So this past week has been trying. Lace is in Africa, doing good things. We are here. Middle of America. Trips are no different; nothing new. 2, 3 day trips are the norm. They work for us. We need those trips. We need breaks from each other, our personalities dictate that.
This is different.
Lace is half a world away, in a third world country with a population that isn't, *ahem*, fond, of Americans. She is being welcomed by villagers, but in the city, as an American, as a woman, as a Christian, I know she is being targeted, derided, or maybe even worse, completely dismissed.
She is there to HELP. No agenda, other than to help growth of agricultural knowledge, sustainability. Yet, she has escorts, protection. She wants to help make them better farmers, help them feed themselves, help them long term. That doesn't matter. The people in the villages are receptiver; the people planning the next coup, the next overthrow, the next governmental change only see her as a threat.
Its a matter of philosophy, of outlook, of hope, of power, and of course, of religion.
The girls--our girls--don't understand all that. They just see Mom as a hero, as a model of how the world should be. They are right to do so. They are also naive. They are kids. They miss her. At the basest level, they know she is helping kids, people 27 flight hours away; 9 hours time difference. They know her heart for help.
But they miss her. They are kids. And they know that there are 7 more of these the next 2 years. They know that there will be misses, gaps, needs.
A 13 year old, turning 14. enduring changes and middle school strife. Starting Track & Field. Not fitting in. Awkward. Not wanting to talk to anybody, least of all her step-dad, then needing her mom; resorting to her grandmother, her Nonni.
A 7 year year old, so fiercely independent, so aggressively against all rules...until she realizes how far away Mom is. Then wanting to talk so bad, she breaks down crying because she can't even bear to do so.
A handicapped 5 year old who gets affected by a loud word, a loud noise that isn't from her own throat. Not knowing how to communicate, not possessing the capabilities, but knowing that when she talks to Mom, she isn't close.
A Dad, struggling to provide the answers, coming up woefully short, feeling strung out. Needing to provide, to sustain, and losing on all fronts. The teenager doesn't talk. The 7 year old revolts. The 5 year old just plain struggles.
But then the teen offers help from nowhere. The 7 year old gets lovey, gives hugs. The baby, shows increased understanding. They know that Dad is struggling too. They seem to see through all the other stuff, that Dad needs help too.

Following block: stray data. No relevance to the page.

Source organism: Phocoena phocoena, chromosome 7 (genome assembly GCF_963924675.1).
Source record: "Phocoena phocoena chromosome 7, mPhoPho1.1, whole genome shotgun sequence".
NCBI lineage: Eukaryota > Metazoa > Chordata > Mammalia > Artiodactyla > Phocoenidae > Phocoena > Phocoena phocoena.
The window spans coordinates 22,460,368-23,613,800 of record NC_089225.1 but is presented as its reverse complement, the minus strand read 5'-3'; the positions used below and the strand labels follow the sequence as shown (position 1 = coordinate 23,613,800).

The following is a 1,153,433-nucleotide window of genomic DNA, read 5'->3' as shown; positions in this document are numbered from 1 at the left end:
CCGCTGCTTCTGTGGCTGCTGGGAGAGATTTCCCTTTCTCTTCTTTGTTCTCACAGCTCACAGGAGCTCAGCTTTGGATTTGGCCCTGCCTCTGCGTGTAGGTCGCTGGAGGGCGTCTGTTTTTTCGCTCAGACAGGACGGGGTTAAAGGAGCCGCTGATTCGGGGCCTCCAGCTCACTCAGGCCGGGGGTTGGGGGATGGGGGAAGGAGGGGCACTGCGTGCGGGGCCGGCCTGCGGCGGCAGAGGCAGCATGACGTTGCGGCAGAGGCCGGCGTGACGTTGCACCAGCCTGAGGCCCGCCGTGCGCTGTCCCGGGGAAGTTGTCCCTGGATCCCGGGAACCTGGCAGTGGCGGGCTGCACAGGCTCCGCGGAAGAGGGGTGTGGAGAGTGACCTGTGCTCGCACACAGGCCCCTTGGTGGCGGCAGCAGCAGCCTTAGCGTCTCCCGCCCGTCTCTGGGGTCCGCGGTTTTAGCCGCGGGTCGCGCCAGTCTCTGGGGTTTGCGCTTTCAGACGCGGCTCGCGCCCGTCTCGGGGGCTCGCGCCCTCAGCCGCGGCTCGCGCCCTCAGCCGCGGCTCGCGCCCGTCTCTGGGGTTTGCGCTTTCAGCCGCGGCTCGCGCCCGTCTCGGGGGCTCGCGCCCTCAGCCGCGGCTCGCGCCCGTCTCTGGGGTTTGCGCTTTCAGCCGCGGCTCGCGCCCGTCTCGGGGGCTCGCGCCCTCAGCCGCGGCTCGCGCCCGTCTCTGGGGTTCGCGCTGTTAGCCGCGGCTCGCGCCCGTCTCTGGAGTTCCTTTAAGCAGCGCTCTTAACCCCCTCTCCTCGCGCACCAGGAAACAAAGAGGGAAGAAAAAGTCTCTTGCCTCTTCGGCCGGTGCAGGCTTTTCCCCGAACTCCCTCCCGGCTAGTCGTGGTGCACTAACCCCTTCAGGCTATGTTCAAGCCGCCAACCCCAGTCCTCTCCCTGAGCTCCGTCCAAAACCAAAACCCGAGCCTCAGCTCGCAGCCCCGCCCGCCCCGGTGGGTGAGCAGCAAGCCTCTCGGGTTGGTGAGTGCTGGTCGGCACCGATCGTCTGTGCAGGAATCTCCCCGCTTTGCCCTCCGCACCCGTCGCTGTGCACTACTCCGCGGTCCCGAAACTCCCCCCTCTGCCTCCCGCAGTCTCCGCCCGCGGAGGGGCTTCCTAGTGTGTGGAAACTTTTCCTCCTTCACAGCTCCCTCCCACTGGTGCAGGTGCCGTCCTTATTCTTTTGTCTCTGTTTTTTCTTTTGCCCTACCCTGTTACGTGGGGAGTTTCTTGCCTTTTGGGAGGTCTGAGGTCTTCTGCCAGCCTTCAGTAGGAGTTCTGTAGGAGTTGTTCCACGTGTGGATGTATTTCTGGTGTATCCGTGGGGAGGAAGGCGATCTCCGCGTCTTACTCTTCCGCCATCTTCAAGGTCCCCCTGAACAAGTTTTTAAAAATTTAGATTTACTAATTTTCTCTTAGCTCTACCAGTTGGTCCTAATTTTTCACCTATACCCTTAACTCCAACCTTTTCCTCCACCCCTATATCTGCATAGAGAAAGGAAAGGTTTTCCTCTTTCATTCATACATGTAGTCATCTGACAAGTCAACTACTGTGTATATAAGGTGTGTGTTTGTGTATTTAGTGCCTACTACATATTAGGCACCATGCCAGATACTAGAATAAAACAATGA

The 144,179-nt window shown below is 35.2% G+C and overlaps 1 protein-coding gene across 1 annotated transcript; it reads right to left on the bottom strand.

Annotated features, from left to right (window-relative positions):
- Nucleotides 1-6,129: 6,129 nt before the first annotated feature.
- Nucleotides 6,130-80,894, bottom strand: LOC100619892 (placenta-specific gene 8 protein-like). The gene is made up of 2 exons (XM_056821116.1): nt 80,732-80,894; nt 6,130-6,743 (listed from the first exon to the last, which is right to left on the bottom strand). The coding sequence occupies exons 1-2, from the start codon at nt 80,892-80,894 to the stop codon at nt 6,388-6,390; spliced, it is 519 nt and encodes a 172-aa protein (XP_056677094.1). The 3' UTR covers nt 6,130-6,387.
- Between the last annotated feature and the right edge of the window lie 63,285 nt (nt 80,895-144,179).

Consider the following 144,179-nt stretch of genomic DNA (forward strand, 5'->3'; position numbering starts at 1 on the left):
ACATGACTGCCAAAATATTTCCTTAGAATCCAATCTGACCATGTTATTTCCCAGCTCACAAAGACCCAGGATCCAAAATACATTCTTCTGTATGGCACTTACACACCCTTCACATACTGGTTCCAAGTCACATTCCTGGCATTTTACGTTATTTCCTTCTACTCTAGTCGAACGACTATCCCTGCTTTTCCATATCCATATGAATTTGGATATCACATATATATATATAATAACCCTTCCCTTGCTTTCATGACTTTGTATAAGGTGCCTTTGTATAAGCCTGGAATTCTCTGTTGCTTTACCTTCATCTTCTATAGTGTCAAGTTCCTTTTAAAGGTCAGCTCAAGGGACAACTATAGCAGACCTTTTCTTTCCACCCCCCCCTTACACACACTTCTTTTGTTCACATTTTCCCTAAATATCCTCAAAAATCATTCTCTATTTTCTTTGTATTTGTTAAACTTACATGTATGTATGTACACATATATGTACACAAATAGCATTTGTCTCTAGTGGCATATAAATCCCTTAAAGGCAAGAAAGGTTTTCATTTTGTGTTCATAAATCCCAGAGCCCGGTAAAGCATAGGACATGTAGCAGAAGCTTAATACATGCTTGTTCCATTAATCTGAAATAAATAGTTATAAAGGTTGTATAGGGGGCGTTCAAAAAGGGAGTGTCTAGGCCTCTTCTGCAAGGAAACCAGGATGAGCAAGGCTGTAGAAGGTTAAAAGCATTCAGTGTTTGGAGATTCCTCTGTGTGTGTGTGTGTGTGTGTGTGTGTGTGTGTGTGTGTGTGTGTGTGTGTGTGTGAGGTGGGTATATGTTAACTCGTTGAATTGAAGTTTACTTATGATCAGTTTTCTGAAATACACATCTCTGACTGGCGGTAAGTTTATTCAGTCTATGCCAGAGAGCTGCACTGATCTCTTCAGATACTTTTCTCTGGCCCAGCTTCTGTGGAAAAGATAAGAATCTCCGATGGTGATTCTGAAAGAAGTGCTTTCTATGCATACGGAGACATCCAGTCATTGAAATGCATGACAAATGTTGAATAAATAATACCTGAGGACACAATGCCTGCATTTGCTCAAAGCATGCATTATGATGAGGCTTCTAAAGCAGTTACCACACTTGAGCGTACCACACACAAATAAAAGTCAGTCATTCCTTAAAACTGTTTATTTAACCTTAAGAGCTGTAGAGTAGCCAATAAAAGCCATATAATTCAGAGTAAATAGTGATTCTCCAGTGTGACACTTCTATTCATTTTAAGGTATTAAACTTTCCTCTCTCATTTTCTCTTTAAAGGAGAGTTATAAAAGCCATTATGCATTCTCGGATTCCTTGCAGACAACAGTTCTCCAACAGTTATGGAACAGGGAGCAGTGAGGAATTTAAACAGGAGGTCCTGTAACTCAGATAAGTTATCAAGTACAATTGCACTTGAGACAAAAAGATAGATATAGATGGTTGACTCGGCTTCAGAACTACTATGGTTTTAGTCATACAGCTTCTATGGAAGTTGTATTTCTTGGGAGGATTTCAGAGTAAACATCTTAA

Its not consistent. It doesn't fix everything, but, it bridges the gap. It carries the moment. it helps.
Maybe, just possibly, perhaps, we're doing something right; some words we say get through. Some lessons stick.
There is a husband. Struggling. Lonely. Longing. Feeling so far away from the one they long to be close to. Praying for safety. Praying for good works to be done. Praying for a safe return. For however long that is. A day. Two. Hoping. Questioning. Wondering.
These aren't easy circumstances, they are, by far, not the worst. There are many others in similar, and crazier, more dangerous, more perilous situations.
But they aren't me. I'm not them. I can't relate, nor can they
I'm thankful for those around me checking in, stopping by, praying. Small towns are the best in these times. It means more than I can even begin to describe.
I hope when I pray, it is felt that way also:
By the wives whose husbands are away, defending our country, defending our way of life, working 80 weeks; providing for their families.
By the husbands, like myself, who are learning how valuable our mothers, grandmothers were--who didn't have a chance to work other than to stay at home.
By the single parents, who work multiple jobs, missing events, looking ahead to a future where they can be present, hoping it wont be too late.
We are all in this together, and I, for one, am so thankful for the people in my life, the people who make these rough times somehow easier, more bearable. You know who you are, and you are loved, and in turn prayed for and cared for and will be blessed for all you do.